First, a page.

To the Editor: Since counselors, administrators, and society at large refuse to confront the issue, I am offering this warning to the young women of Missouri who are heading off to college.
Statistics report that one in three women will be sexually assaulted in their lives. Of the 33% who are, one third of those will be assaulted between their graduation from high school and the end of their second year of college.
The typical campus social life does much to facilitate rape. Groups like fraternities have gotten rape down to an organized, mechanized art. Their parties are often specifically arranged to expedite rape. The (local paper), in it's May 13 (1997) issue, reported that the Chapel Hill Phi Gamma Delta chapter had advertised its parties as "so loaded with drunken sorority women that opportunities for sex (are) assured".
This is not an isolated incident. Many Greek organizations all over the country often condone--if not encourage or glorify--rape. Administrations often give frats free reign over the sexual freedom of anyone entering their houses. The "boys will be boys" mentality is still common among students and faculty, and drunkenness is considered willingness.
After going to college and seeing the crimes committed against my female friends--and the inaction of the administration--I felt I had to say something. I offer no solutions on how to change these men's behavior, because I don't know of any. I'm only attempting to let young women know what they're up against, so they may have a fighting chance.
To the Editor: I saw movies like "Animal House" growing up, and I thought the portrayals of college life were exaggerated. Then I got to college and saw how dangerous and insane the drinking scene really was. On any given night, and especially on weekends, you could find groups of individuals drinking with the expressed purpose of getting drunk. Drinking until you vomited was a feat to be bragged about, and not remembering your actions the next day was funny. I was considered a freak because I saw these behaviors as sad, if not scary.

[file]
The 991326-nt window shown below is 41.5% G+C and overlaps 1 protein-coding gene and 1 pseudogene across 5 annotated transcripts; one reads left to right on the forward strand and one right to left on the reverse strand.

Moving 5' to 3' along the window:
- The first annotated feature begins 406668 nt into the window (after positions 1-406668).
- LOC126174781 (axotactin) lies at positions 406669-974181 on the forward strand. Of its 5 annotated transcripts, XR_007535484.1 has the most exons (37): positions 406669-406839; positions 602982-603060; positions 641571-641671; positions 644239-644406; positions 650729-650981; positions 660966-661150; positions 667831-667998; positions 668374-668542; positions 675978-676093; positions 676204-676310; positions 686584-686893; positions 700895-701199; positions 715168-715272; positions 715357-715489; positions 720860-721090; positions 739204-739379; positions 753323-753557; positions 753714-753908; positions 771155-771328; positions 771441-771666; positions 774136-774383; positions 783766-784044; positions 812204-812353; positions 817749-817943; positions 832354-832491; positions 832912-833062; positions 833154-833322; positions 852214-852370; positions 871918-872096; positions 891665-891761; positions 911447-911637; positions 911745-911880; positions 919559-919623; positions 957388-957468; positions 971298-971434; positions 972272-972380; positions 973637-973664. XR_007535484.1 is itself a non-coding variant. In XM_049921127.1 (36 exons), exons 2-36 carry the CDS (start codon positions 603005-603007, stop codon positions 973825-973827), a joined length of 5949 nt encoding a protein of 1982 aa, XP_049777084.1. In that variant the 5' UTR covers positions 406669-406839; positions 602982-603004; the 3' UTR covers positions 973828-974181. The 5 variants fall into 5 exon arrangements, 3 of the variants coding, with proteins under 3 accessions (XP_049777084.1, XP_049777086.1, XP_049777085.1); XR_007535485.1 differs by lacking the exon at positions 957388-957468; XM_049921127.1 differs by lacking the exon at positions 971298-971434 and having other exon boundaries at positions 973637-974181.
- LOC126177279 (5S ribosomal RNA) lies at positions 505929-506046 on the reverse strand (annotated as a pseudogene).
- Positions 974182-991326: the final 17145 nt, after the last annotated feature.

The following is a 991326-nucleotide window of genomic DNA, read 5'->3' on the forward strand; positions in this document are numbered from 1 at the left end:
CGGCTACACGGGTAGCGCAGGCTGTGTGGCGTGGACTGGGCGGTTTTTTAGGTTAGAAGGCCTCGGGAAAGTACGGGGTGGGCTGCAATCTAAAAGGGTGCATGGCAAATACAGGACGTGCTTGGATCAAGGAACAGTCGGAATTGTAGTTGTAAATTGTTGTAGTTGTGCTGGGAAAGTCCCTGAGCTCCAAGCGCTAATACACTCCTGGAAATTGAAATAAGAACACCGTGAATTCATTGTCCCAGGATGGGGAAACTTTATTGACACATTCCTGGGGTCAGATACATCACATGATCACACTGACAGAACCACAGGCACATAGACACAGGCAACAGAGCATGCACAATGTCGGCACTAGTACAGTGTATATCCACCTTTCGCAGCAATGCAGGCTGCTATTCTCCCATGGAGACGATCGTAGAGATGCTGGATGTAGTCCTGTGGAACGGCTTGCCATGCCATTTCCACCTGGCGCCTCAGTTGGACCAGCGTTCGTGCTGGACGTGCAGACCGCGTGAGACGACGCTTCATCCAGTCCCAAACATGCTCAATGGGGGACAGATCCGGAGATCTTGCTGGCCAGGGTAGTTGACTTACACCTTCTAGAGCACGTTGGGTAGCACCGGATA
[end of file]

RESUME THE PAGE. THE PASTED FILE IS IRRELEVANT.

Every now and then a fraternity pledge dies from drinking too much, and a dialogue is opened for a week or so on the problem of campus drinking. But a far more serious issue to me is the connection between campus drinking and rape. For every student who drinks him/herself to death, there are hundreds--if not thousands--of young women being sexually abused. Fraternities often condone--if not encourage--getting a woman drunk in order to have sex with her, and it's a pervasive mood across almost any campus that drunkenness equals willingness.
In my opinion, any institution serious about learning should not only have strict alcohol rules but also ban Greek organizations. Whatever public service or fund-raising activities fraternities may do, they are far outweighted by the physical and psychological damage done to the women they victimize.